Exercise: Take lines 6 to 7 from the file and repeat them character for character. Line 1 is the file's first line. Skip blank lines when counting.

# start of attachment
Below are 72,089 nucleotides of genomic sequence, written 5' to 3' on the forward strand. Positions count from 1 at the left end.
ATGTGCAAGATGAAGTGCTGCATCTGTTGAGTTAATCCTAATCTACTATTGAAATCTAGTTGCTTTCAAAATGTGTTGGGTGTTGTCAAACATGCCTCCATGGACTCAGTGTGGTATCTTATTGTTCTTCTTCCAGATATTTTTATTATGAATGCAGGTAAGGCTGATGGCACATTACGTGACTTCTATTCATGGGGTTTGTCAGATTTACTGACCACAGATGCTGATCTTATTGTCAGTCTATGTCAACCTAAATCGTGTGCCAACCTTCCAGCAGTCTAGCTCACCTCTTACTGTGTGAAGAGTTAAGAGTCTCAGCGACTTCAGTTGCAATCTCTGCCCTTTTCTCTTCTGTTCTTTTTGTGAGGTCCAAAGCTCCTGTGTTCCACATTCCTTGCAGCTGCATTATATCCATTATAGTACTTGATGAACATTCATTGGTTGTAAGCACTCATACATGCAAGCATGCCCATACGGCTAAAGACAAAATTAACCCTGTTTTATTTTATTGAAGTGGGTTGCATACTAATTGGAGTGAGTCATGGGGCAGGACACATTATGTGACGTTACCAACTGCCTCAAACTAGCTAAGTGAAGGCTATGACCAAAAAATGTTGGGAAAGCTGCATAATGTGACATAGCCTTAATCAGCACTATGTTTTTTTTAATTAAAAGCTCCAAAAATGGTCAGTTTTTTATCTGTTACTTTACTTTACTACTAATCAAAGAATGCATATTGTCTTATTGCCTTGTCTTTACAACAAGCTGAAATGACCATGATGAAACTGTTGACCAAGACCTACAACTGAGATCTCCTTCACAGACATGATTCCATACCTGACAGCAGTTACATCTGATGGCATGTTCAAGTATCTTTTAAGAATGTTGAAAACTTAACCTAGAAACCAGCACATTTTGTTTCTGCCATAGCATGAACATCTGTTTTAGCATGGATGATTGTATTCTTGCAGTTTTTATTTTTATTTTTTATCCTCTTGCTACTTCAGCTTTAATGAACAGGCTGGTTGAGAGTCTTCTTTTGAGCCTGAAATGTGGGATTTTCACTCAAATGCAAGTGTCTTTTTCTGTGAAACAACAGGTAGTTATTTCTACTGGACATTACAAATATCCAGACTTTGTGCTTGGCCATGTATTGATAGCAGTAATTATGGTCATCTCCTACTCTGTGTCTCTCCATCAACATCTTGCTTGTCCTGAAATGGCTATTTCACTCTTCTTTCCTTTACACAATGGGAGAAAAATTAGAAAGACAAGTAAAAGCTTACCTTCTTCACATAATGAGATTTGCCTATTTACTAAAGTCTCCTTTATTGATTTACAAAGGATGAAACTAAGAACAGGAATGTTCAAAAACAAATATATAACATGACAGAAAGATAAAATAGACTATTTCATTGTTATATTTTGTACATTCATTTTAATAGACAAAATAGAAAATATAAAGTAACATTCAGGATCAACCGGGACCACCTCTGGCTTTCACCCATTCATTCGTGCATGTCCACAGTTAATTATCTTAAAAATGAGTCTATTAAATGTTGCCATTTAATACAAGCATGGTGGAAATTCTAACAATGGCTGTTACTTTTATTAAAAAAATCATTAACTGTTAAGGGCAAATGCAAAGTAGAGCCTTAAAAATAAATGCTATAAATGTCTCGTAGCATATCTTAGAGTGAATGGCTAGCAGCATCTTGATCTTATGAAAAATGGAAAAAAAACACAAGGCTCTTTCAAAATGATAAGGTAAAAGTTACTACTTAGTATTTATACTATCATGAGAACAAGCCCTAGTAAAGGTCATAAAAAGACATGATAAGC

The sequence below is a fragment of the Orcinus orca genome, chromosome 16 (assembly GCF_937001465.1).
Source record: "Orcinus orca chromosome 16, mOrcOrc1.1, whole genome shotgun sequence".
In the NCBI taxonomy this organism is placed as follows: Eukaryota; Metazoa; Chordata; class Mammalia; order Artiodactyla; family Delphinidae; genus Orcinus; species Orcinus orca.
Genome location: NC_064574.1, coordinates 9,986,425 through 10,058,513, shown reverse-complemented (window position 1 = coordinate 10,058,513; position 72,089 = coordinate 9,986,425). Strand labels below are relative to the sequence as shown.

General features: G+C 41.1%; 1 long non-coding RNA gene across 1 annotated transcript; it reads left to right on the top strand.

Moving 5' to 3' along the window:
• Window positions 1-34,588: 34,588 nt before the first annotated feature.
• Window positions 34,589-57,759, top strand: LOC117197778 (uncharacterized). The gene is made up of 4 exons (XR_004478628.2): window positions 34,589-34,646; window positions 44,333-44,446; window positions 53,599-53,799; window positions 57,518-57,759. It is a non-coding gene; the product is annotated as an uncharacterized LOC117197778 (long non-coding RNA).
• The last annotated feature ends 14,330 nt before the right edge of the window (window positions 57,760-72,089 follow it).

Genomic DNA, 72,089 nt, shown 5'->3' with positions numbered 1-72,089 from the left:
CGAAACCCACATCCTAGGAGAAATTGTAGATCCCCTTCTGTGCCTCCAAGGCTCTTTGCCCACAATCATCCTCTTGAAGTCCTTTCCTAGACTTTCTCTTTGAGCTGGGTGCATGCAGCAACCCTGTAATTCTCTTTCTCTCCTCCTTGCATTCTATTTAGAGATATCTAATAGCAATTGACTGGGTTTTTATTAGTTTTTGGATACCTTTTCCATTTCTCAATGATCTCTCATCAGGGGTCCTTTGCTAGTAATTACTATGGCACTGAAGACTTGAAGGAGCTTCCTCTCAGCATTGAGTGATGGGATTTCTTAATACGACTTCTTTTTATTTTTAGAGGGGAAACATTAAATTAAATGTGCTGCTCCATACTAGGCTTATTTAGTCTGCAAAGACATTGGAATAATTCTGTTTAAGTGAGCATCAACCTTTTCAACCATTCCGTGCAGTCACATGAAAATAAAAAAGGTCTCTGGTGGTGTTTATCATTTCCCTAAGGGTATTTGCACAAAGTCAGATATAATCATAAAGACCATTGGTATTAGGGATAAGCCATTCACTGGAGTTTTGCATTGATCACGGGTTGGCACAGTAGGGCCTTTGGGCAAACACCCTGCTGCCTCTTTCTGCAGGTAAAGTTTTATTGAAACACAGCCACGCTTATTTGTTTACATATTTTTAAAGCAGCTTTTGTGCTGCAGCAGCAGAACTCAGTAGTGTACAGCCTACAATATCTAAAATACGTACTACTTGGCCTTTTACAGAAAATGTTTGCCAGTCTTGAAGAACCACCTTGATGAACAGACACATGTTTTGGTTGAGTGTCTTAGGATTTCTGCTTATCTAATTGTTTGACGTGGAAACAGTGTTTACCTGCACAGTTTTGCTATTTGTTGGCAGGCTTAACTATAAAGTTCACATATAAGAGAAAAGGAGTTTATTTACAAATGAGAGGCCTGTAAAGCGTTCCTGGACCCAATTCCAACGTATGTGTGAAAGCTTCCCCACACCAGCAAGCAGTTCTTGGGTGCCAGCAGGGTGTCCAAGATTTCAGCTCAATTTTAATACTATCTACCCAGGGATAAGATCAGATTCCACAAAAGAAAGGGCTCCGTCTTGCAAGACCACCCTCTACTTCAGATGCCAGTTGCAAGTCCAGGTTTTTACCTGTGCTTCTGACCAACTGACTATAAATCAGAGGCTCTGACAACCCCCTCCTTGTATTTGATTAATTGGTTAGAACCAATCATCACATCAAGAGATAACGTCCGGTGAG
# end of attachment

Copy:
Genome location: NC_064574.1, coordinates 9,986,425 through 10,058,513, shown reverse-complemented (window position 1 = coordinate 10,058,513; position 72,089 = coordinate 9,986,425). Strand labels below are relative to the sequence as shown.

General features: G+C 41.1%; 1 long non-coding RNA gene across 1 annotated transcript; it reads left to right on the top strand.